‘Most of the days is really, really good’: narratives of well-being and happiness among asylum seekers and refugees in the UK and the Gambia
Item statusRestricted Access
Embargo end date08/07/2020
Wenning, Brianne Natasha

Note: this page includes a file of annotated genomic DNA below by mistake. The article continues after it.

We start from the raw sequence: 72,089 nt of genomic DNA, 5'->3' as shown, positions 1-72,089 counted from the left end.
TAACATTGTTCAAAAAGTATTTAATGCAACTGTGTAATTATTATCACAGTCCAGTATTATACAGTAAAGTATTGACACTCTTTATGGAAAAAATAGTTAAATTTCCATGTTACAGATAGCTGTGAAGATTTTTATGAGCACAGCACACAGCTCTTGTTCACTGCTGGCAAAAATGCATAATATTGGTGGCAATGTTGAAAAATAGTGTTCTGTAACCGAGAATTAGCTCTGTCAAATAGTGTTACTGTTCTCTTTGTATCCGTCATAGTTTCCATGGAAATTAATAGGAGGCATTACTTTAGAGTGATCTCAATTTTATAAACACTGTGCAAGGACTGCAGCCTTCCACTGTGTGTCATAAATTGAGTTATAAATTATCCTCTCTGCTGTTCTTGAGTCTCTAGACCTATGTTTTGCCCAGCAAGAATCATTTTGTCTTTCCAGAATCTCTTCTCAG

This thesis demonstrates resilience and the ability to enjoy life despite hardships. While most studies of refugees and asylum seekers focus on issues of trauma and ill-health, this thesis attends to both positive and negative experiences that people experience due to a forced migration. Drawing on forty interviews as well as ethnographic observations, this thesis uses narrative and ethnographic methods to investigate the most salient factors contributing to well-being and happiness among African refugees and asylum seekers in two different urban environments: Newcastle-upon- Tyne in the UK and the greater Banjul area in the Gambia. I argue that through the stories these people told me about their lives, well-being and happiness can be subsumed under three main themes. The first theme of growth and meaning is one that features prominently in post-flight narratives. I show how people make sense of their lives and turn the negative experience of flight into something positive, meaningful and purposeful by using the concepts of posttraumatic growth and sense of coherence. The second theme of relational well-being is used to highlight the ambivalent role that various social relationships – families, friends and the wider community – have on an individual’s happiness. The third theme is temporal well-being. Specifically, I compare the two groups to explicate how perceptions of the passage of time in the present affect well-being and what the implications of an imagined future are for present happiness. Finally, I show how religion links these three themes together. This research primarily contributes to well-being and happiness studies where anthropology is underrepresented and to migration and refugee studies where it brings an ethnographic and narrative approach. Its interdisciplinary nature, and particularly the emphasis on qualitative methodologies, complements research in social psychology and sociology whose approaches to happiness and well-being tend to emphasise quantitative methods. This emphasis on quantitative methods risks missing the context and nuance that qualitative research adds. I argue that it is not only the methods which make the contribution of this research valuable, but also the multi-sited and comparative nature of it which offer unique insights in how diverse individuals strive for well-being and a good, happy life.